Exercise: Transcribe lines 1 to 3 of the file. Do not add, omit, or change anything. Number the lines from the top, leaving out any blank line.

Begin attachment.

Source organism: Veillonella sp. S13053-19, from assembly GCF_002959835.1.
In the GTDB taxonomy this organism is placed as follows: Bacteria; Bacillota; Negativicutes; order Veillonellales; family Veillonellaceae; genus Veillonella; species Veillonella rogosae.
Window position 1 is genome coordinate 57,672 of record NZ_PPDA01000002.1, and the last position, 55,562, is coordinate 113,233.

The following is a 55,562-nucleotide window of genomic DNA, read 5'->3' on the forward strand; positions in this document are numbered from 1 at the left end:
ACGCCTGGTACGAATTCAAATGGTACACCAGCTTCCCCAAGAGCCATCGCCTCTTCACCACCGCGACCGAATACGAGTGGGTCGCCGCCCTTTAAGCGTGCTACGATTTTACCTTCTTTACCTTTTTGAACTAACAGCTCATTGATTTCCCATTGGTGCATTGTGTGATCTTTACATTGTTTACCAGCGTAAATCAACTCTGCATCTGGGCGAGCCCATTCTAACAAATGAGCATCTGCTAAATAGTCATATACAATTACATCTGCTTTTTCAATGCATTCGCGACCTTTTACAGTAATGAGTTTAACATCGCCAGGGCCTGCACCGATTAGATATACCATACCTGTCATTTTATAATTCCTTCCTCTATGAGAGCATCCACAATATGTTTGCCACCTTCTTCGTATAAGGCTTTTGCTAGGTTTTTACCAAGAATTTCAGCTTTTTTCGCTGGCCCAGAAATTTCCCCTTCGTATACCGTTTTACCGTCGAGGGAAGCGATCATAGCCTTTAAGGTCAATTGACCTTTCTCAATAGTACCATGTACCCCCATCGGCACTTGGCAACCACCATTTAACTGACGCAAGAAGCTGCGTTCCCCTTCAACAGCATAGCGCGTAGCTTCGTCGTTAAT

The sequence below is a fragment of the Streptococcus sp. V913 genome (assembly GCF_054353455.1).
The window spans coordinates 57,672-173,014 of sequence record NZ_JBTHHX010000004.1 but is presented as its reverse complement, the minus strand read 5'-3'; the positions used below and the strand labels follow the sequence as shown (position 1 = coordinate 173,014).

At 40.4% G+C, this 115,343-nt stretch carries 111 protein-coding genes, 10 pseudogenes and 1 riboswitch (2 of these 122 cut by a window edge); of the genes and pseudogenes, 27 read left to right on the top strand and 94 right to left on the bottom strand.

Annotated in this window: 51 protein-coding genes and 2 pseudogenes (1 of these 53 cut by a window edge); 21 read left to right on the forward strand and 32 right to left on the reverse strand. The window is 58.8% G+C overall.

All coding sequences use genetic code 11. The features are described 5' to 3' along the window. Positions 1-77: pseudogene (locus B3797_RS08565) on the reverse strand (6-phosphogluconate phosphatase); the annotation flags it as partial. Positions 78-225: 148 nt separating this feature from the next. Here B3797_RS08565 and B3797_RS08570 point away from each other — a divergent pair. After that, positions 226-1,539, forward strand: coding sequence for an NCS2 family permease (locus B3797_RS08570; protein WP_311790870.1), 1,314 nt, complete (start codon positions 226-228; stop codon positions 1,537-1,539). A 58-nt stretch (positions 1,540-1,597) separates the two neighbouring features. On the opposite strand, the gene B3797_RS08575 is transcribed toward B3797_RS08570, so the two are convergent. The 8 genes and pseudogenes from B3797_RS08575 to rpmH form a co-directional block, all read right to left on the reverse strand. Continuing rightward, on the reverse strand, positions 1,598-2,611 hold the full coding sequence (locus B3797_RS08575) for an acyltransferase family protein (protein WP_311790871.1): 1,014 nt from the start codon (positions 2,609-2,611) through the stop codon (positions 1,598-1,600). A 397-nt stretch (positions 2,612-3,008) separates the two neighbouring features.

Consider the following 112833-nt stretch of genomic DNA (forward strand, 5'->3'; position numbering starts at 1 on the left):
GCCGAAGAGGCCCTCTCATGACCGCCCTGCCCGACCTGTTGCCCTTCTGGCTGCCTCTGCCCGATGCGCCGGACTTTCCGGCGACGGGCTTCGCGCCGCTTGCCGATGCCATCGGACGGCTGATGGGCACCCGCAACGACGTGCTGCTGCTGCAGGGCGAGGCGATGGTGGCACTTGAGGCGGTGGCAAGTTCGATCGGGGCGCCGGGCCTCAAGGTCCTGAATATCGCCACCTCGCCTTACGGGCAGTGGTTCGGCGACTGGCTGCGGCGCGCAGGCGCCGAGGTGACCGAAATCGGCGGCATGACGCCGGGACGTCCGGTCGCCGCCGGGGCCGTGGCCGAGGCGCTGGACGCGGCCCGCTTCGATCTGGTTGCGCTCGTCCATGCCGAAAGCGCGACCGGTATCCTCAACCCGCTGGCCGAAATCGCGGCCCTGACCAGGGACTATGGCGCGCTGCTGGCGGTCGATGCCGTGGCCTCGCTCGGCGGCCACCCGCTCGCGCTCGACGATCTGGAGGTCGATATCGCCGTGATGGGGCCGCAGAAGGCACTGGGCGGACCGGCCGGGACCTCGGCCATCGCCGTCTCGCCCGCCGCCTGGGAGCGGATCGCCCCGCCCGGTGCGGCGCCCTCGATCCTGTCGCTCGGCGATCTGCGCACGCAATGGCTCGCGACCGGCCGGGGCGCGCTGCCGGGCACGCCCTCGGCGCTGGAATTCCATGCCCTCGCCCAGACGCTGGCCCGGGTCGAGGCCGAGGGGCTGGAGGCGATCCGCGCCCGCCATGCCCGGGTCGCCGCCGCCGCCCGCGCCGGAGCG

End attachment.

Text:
Source organism: Veillonella sp. S13053-19, from assembly GCF_002959835.1.
In the GTDB taxonomy this organism is placed as follows: Bacteria; Bacillota; Negativicutes; order Veillonellales; family Veillonellaceae; genus Veillonella; species Veillonella rogosae.
Window position 1 is genome coordinate 57,672 of record NZ_PPDA01000002.1, and the last position, 55,562, is coordinate 113,233.